Cerebral Venous Thrombosis
Venous thrombosis is a rare cause of stroke that occurs in a vein instead of an artery — a more typical type of stroke. Your arteries carry oxygen and nutrients from your heart to your brain, while your veins drain blood away from the brain. CVT can block blood flow, creating increased pressure just in front of the blockage. This causes swelling in the brain that can damage brain tissue or cause the blood vessel to rupture and bleed into the brain.
Evidence of CVT can be subtle and may go undetected on routine CT or other imaging tests. It can be difficult to diagnose because symptoms closely resemble other conditions. The specialists at El Camino Health's Neuroscience Institute have advanced skills and expertise in the detection, diagnosis and treatment of this less common, but important cause of stroke.
Prevention and Risk Factors
There are many potential causes of CVT, including infection, dehydration and certain diseases, such as cancer or thrombophilia — a blood disorder involving an increased tendency to form abnormal blood clots.
CVT can occur at any age — even in newborn babies — and usually affects younger people. CVT is three times more common in women than men. Pregnancy, including the six-month period after birth, can be a CVT risk factor. Oral contraceptives, hormone replacement therapy, chemotherapy, certain medications and substance use can also contribute to CVT risk. Head and neck injuries can increase the risk of CVT. In some cases, there is no clearly identified cause.
You can help prevent CVT and stroke by making healthful lifestyle changes to minimize your risk. Prevention can include managing stress and getting regular checkups to identify and treat potential risks. Talk to your doctor about your family history. If someone in your family has thrombophilia or has suffered a stroke, it can help your doctor determine what precautions are right for you.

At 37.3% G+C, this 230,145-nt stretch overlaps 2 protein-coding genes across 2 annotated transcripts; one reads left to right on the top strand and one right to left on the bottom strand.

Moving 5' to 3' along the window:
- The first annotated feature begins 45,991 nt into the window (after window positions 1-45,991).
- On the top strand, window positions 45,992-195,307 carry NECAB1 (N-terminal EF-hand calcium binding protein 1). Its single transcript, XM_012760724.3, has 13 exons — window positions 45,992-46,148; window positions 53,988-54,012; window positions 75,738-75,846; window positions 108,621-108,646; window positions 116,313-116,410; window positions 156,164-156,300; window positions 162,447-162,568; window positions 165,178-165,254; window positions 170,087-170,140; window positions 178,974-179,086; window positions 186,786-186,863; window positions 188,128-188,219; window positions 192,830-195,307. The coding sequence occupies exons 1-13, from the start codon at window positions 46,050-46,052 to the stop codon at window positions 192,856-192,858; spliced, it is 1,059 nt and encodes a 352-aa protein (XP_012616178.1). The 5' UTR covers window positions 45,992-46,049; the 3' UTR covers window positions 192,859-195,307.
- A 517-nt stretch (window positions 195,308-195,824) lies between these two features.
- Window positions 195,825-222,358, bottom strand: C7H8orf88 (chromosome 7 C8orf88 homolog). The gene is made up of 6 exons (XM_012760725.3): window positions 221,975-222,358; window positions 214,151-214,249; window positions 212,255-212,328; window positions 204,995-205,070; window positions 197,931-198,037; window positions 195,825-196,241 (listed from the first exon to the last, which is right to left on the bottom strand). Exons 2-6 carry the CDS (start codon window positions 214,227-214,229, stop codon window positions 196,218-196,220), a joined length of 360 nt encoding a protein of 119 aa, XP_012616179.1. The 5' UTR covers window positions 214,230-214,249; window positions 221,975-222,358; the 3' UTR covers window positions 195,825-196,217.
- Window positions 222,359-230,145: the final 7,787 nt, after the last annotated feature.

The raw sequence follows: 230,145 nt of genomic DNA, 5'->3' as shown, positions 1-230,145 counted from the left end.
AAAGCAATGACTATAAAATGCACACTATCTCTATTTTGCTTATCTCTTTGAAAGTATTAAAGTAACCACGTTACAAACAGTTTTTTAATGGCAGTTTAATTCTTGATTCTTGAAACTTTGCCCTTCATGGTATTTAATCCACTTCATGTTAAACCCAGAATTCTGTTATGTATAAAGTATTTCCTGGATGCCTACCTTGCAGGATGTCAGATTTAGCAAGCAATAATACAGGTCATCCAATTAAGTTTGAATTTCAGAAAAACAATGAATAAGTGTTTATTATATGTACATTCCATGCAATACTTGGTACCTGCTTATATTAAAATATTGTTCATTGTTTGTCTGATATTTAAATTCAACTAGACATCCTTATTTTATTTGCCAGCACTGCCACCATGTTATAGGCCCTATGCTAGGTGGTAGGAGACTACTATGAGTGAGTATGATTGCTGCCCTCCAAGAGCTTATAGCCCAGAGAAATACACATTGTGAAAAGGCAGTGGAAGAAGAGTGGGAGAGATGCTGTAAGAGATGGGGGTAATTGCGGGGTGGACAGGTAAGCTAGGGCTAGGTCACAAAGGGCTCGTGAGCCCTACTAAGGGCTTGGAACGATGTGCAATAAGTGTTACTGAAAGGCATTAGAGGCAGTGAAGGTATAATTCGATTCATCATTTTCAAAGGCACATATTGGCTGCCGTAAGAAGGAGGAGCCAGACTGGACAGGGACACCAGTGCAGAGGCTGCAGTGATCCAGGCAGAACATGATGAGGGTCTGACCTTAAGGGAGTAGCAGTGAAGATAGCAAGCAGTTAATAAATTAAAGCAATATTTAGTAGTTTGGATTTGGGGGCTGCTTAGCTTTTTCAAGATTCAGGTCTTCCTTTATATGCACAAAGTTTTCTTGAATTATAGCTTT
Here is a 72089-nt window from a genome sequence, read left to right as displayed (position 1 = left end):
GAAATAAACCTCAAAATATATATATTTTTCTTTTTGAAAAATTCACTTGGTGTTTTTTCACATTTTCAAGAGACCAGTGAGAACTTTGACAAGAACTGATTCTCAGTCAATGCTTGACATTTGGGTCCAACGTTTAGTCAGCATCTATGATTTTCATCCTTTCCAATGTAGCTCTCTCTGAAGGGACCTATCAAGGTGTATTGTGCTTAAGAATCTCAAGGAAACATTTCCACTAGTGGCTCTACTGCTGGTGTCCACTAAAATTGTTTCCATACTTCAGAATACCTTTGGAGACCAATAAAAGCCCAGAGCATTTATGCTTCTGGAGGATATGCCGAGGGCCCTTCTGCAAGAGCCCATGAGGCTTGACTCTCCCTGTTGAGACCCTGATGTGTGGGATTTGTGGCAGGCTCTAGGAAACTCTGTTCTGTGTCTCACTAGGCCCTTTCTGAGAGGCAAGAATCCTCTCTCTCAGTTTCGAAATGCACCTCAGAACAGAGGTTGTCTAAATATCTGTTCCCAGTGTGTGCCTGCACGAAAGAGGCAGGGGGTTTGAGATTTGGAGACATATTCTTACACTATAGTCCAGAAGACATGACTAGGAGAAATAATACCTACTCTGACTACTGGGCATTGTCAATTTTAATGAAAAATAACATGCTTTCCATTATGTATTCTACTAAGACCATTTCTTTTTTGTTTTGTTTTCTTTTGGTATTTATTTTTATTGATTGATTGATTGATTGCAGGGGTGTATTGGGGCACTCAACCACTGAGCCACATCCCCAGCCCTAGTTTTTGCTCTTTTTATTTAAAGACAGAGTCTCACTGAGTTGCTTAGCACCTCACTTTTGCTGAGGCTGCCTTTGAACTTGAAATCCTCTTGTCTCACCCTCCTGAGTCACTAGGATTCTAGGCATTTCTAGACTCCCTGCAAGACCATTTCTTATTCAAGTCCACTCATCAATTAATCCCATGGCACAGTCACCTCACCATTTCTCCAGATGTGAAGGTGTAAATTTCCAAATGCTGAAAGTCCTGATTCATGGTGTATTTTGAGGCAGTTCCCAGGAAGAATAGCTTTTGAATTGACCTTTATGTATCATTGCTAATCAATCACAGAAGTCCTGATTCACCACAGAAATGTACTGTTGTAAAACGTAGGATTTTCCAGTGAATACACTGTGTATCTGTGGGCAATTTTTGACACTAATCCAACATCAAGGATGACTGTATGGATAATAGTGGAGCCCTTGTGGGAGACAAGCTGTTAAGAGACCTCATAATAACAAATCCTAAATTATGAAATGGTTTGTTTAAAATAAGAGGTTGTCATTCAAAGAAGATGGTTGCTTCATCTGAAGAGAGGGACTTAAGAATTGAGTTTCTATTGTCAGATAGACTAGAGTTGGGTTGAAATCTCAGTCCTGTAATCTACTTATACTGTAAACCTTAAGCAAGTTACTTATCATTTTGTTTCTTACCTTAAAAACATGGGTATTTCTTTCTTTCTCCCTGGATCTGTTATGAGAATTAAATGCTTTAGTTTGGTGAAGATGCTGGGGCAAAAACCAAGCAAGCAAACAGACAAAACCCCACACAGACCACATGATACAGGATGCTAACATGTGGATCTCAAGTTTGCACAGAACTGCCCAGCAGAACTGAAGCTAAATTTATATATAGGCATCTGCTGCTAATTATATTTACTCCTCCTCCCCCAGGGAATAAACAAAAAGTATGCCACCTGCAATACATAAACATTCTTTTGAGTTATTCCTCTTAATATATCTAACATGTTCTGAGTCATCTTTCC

Symptoms and Diagnosis
Symptoms can vary widely and may be subtle or similar to other conditions. If you notice neurologic symptoms such as those listed below — including stroke-like symptoms — seek medical help promptly.
Headache is the most common symptom of CVT. It may increase in severity over days to weeks. However, CVT can also cause an isolated headache, a severe, sudden onset headache or a migraine-like headache.
Other symptoms can include:
- Blurred vision or loss of vision.
- Nausea and vomiting.
- Difficulty speaking, seeing or hearing.
- Inability to move one side of your face or one arm.
- Confusion or diminished alertness.
- Fainting, loss of consciousness or coma.
Diagnostic tests for CVT may include blood tests as well as MRI venogram (MRV) or CT venogram (CTV), which provide detailed images of the veins in your head. Doctors may also perform an eye examination called ophthalmoscopy to look for papilledema (optic nerve swelling), using a lighted instrument. Since CVT can have a wide array of symptoms, your doctor will recommend extensive evaluation and testing to rule out other possible causes of your symptoms.
At El Camino Health, our specialists use advanced diagnostic imaging to detect CVT. By identifying CVT at an early stage, your doctor can help treat the problem before it causes a stroke.
Treatment of CVT
Therapies for CVT vary depending on your symptoms, condition, underlying causes and other variables. Treatment may include lifestyle changes to improve your brain health and overall well-being. Your doctor may prescribe medication to help prevent blood clots or treat other conditions, such as infections, high blood pressure or seizures.
In some cases, your doctor may recommend more advanced treatments, such as intravenous medication to break up any clots that have been identified or neurointerventional procedures to remove clots and restore blood flow. Severe symptoms require immediate medical attention.
If you have stroke-related injury, El Camino Health offers physical, occupational and speech therapy as well as other outpatient or inpatient rehabilitation services.